Today, the Sunday within the Octave of Christmas, the Church reflects more deeply on what began in Bethlehem and continued in Egypt and Nazareth, namely, the “Holy Family.” Christmas is essentially a family holiday, not because we take vacation time at home with whatever we consider our families, but because God recreated the family itself on Christmas Eve. Joseph and Mary became a family that night because God gave them a baby.
I went shopping yesterday for another few dozen Christmas cards, and had to try four stores before I could find Christmas cards with Jesus on them. The culture that tries to remove Jesus from Christmas is like a teenager embarrassed about being seen with his mother in public. We know she is our very life, but we can’t possibly be seen with her. So we’ve made Jesus invisible in Christmas, although we all know he is there, and it wouldn’t be Christmas or even a Happy Holidays without him, but we don’t want to be seen with him.
God’s design and subject to his authority
The same is true for our notion of “family,” even in our post-Christian culture. We all know that what St. Paul says about family life is spot on, but we can’t say it in public (COL 3:18-21):
Wives, be subordinate to your husbands, as is proper in the Lord.
Husbands, love your wives, and avoid any bitterness toward them.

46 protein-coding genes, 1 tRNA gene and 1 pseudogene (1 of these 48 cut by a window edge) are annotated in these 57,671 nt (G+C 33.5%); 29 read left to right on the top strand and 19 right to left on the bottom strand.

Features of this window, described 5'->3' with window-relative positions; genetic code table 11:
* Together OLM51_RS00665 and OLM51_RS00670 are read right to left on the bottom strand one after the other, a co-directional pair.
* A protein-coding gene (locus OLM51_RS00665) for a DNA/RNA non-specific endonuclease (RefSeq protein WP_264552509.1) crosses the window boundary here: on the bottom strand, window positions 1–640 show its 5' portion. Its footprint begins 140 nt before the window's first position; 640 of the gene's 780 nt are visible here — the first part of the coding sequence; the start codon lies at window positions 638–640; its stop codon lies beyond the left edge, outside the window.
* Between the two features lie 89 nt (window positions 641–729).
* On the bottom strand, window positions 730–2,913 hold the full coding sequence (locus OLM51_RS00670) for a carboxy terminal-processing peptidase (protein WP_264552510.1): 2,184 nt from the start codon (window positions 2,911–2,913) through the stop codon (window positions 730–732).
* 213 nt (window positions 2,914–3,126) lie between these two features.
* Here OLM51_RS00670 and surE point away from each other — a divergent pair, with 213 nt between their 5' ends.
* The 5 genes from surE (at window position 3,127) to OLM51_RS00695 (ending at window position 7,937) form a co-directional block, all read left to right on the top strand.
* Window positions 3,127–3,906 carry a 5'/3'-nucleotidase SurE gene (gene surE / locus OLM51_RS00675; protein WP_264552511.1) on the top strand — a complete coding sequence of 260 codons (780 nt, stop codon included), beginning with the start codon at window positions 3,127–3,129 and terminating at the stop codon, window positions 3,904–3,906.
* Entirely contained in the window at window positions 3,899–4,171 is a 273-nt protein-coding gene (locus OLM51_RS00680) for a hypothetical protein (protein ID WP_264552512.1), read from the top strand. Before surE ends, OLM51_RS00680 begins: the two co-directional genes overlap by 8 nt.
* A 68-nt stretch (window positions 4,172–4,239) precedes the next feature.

Children, obey your parents in everything, for this is pleasing to the Lord.
Fathers, do not provoke your children, so they may not become discouraged.
The ET Decadence
I can remember watching the famous movie ET in 1982. I knew even then that the mentality behind this movie spelled the decadence of the family in America. It portrayed the single mother of the two children as just plain dumb and the children as intelligent, despising their clueless elders. And America accepted this deformed, loveless, anarchic image of the family. No one criticized Stephen Spielberg for his wicked depiction of family life. In fairness to Spielberg, his concept for E.T. was based on an imaginary friend he created after his parents' divorce in 1960. Thank you, parents of Stephen Spielberg, for messing him up, so he could mess us up. Do I need to say that no family is perfect, and some are quite imperfect? But even the most dysfunctional family can look toward the Holy Family rather than the ET family. Even the evil of divorce can lead to sanctification, if we aspire to be like Jesus, Mary, and Joseph rather than settling for the emptiness of the secular “family.” We can all be holy by committing ourselves to God’s plan for the family rather than giving up on the whole project.
“Family, become what you are”
John Paul said in his document on the family: “Family, become what you are.” In other words, every family is a holy family, because every family is God’s work. We have only to use the grace and identity he has given us. As God made Holy Mary the heart of the family, whom Joseph and Jesus cherished, so we must cherish her, and follow her guidance in making our families holy families. She will be a mother to our families, if we invite her, and she will bring her Son to our families, that we might become more like the Holy Family of Jesus, Mary, and Joseph in Nazareth.